But first, Lana decided that she would take a quiet vacation in Acapulco, away from Johnny, Hollywood and Cheryl. At 14, Cheryl had already run away from home, fled a Catholic boarding school and otherwise made foolish teenage decisions that, because of her celebrity mother, landed her in the gossip columns of Louella Parsons, Walter Winchell and the like.
"I think I rebelled against the whole fishbowl life that we were living," Cheryl told CNN's Larry King years later. "You know, every move was fodder for somebody. You know, and I resented it. I just wanted to be Jane Doe."
Lana arranged to keep her arrival in Mexico secret, but when she landed at the airport Stompanato and a phalanx of journalists met her. No studio publicity agent was present, leading her to believe Johnny had set up the press conference.
"To this day I can't tell you exactly how John Stompanato knew when I was leaving England or that I was flying to Mexico via Copenhagen," she wrote. "He proved over and over that he had the power to do anything he wanted."
Johnny continued to be physically abusive in Acapulco, once pulling a gun on Lana when she tried to order him out of her room. Usually he didn't have to use violence, since Lana was terrified into compliance by mere threats.
While she was in Mexico, Lana learned that she had been nominated for an Academy Award for her work in Peyton Place. John was equally excited until she made it clear that he would not be accompanying her to the ceremony. There was no way, she wrote, that she would be seen in public with a known gangster. No amount of pleading or cajoling could change her mind.
She was concerned for her image, but the press was waiting when Lana and Johnny landed in Los Angeles. A photographer was there to capture their reunion with Cheryl and sent the picture of the smiling trio across the wires with the headline "Lana Turner Returns with Mob Figure."
The night of the Academy Awards began as a dream for Lana Turner and ended as a nightmare. She wrote that she didn't expect to win she felt her work in The Postman Always Rings Twice was better than as Constance Mackenzie and the award went to Joanne Woodward for The Three Faces of Eve. A photo of Lana and Cheryl at the awards dinner shows a stunning Lana in a form-fitting strapless white lace gown, wide, bright eyes, flawless skin, charming smile and beautiful platinum blonde hair, seated next to a very grown-up looking Cheryl Crane in a more modest green taffeta gown. Leaning down between them, paying his respects is Cary Grant in white tie and tails. They look like the quintessential Hollywood stars, down to the extravagant jewelry and martini glasses.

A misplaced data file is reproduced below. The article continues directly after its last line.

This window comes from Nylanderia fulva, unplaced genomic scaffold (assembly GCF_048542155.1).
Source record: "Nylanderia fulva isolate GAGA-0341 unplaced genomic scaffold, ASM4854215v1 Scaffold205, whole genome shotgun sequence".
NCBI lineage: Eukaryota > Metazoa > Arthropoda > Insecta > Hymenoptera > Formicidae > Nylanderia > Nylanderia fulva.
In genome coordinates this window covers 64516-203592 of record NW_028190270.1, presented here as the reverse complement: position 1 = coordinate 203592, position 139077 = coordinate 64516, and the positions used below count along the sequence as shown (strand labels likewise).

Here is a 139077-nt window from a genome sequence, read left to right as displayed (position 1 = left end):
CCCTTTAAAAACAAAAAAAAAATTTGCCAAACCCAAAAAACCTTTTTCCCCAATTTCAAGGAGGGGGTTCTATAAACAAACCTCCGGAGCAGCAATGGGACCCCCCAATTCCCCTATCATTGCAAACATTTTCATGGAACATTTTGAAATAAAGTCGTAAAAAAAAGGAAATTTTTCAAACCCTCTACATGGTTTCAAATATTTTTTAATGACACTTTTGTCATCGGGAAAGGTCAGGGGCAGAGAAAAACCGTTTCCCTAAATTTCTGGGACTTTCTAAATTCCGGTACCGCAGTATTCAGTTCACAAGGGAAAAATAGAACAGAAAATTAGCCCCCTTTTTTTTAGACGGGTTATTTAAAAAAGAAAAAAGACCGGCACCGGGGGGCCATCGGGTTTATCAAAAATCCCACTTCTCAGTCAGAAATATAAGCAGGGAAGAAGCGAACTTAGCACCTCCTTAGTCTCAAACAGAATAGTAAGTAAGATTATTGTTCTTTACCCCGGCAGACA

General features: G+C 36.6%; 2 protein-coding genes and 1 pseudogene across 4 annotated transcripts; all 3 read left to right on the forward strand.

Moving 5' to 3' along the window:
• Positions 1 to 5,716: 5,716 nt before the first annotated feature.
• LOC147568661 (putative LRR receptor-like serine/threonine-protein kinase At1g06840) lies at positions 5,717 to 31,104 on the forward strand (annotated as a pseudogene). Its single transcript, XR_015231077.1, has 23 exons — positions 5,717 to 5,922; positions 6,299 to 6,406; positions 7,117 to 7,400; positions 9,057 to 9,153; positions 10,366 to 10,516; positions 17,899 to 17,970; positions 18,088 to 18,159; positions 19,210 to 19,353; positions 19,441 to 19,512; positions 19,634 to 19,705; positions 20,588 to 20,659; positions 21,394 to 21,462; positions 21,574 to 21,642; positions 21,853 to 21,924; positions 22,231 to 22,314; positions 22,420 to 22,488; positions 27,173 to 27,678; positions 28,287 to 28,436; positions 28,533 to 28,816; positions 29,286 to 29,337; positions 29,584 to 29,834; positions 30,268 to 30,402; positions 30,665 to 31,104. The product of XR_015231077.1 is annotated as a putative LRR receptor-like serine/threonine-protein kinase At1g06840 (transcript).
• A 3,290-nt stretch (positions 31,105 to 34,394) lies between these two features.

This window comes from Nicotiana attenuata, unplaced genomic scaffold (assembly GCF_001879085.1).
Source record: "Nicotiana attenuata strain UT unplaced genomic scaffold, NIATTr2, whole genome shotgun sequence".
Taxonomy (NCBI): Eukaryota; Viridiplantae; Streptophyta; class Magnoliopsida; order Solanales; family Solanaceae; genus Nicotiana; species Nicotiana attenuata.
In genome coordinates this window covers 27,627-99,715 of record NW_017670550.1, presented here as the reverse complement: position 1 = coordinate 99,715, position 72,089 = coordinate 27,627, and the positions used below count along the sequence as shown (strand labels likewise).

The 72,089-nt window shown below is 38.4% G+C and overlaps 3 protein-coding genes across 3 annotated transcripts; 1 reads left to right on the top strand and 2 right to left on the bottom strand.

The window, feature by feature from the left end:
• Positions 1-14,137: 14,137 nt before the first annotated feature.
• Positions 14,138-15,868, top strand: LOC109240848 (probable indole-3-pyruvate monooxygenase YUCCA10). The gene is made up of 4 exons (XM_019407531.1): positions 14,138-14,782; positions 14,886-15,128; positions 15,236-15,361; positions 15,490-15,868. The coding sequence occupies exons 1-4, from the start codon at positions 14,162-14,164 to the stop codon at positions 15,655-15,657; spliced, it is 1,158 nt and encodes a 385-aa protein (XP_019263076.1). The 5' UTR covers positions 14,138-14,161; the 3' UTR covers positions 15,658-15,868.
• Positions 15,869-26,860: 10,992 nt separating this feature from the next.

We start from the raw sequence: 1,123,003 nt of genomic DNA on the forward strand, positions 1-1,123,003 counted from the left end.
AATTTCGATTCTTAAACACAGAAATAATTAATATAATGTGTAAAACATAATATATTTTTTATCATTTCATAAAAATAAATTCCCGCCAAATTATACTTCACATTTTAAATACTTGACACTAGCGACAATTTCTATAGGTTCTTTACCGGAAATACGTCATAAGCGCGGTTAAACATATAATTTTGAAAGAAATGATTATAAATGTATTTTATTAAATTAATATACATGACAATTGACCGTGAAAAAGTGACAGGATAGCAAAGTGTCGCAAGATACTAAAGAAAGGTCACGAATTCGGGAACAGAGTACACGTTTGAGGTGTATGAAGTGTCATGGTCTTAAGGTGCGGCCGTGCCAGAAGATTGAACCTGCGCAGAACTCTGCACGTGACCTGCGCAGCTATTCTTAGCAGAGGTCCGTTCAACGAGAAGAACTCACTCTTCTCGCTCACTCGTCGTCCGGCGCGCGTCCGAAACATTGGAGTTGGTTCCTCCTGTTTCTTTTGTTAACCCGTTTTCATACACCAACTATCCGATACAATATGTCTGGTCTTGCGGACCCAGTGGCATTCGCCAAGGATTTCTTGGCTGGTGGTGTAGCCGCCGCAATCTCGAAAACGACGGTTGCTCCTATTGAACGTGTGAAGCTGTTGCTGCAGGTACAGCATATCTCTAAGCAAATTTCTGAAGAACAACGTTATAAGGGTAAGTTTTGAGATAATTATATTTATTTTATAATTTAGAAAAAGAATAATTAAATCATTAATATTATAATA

At 730 North Bedford Drive in Beverly Hills, John Stompanato sat home alone with the servants, watching the ceremony on TV and growing angrier by the minute. By the time Lana returned home from the post-Oscar parties (Cheryl had come home earlier), Johnny was raging.
"You'll never leave me home again!" he shouted. "That's the last time."
He berated Lana for not winning and for her increased reliance on alcohol. Then he got physical and began slapping her face.
"He cracked me a second time, this time knocking me down. I staggered back against the chaise and slid to the floor," she wrote. "He yanked me up and began hitting me with his fists. I went flying across the room into the bar, sending glasses shattering on the floor."
Picking her up again, he grabbed her shoulders and peered down at her.
"Now do you understand?" he asked. "You will never leave me out of something like that again. Ever."
In her biography, Lana explains the fear a battered woman has for remaining with her abuser.
"Underlying everything was my shame," she wrote. "I was so ashamed. I didn't want anybody to know my predicament, how foolish I'd been, how I'd taken him at face value and been completely duped."
In the early morning hours of the day after the Academy Awards ceremony, when she should have been sleeping with dreams of her night in the spotlight, Lana lay bruised and bleeding in bed.
Next to her lay a sleeping Johnny Stompanato, blissfully unaware that his time was running out.